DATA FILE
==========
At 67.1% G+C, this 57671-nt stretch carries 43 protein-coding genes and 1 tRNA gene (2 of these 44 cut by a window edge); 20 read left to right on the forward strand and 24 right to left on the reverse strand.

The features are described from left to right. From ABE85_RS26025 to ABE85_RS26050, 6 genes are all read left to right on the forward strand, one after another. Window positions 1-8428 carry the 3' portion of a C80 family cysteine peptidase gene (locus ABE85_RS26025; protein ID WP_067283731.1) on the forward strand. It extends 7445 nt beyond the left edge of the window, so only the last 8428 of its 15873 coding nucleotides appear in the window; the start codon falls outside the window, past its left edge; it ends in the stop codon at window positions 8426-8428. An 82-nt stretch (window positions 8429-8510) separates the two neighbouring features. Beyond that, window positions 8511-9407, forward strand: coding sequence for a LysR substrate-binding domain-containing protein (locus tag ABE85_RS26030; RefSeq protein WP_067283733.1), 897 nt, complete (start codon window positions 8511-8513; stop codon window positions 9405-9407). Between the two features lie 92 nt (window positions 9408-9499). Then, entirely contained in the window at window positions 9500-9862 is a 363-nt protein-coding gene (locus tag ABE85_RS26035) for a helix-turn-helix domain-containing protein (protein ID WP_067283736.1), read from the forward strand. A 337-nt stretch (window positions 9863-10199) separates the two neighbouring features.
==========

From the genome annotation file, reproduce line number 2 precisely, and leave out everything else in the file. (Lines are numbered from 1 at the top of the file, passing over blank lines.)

The features are described from left to right. From ABE85_RS26025 to ABE85_RS26050, 6 genes are all read left to right on the forward strand, one after another. Window positions 1-8428 carry the 3' portion of a C80 family cysteine peptidase gene (locus ABE85_RS26025; protein ID WP_067283731.1) on the forward strand. It extends 7445 nt beyond the left edge of the window, so only the last 8428 of its 15873 coding nucleotides appear in the window; the start codon falls outside the window, past its left edge; it ends in the stop codon at window positions 8426-8428. An 82-nt stretch (window positions 8429-8510) separates the two neighbouring features. Beyond that, window positions 8511-9407, forward strand: coding sequence for a LysR substrate-binding domain-containing protein (locus tag ABE85_RS26030; RefSeq protein WP_067283733.1), 897 nt, complete (start codon window positions 8511-8513; stop codon window positions 9405-9407). Between the two features lie 92 nt (window positions 9408-9499). Then, entirely contained in the window at window positions 9500-9862 is a 363-nt protein-coding gene (locus tag ABE85_RS26035) for a helix-turn-helix domain-containing protein (protein ID WP_067283736.1), read from the forward strand. A 337-nt stretch (window positions 9863-10199) separates the two neighbouring features.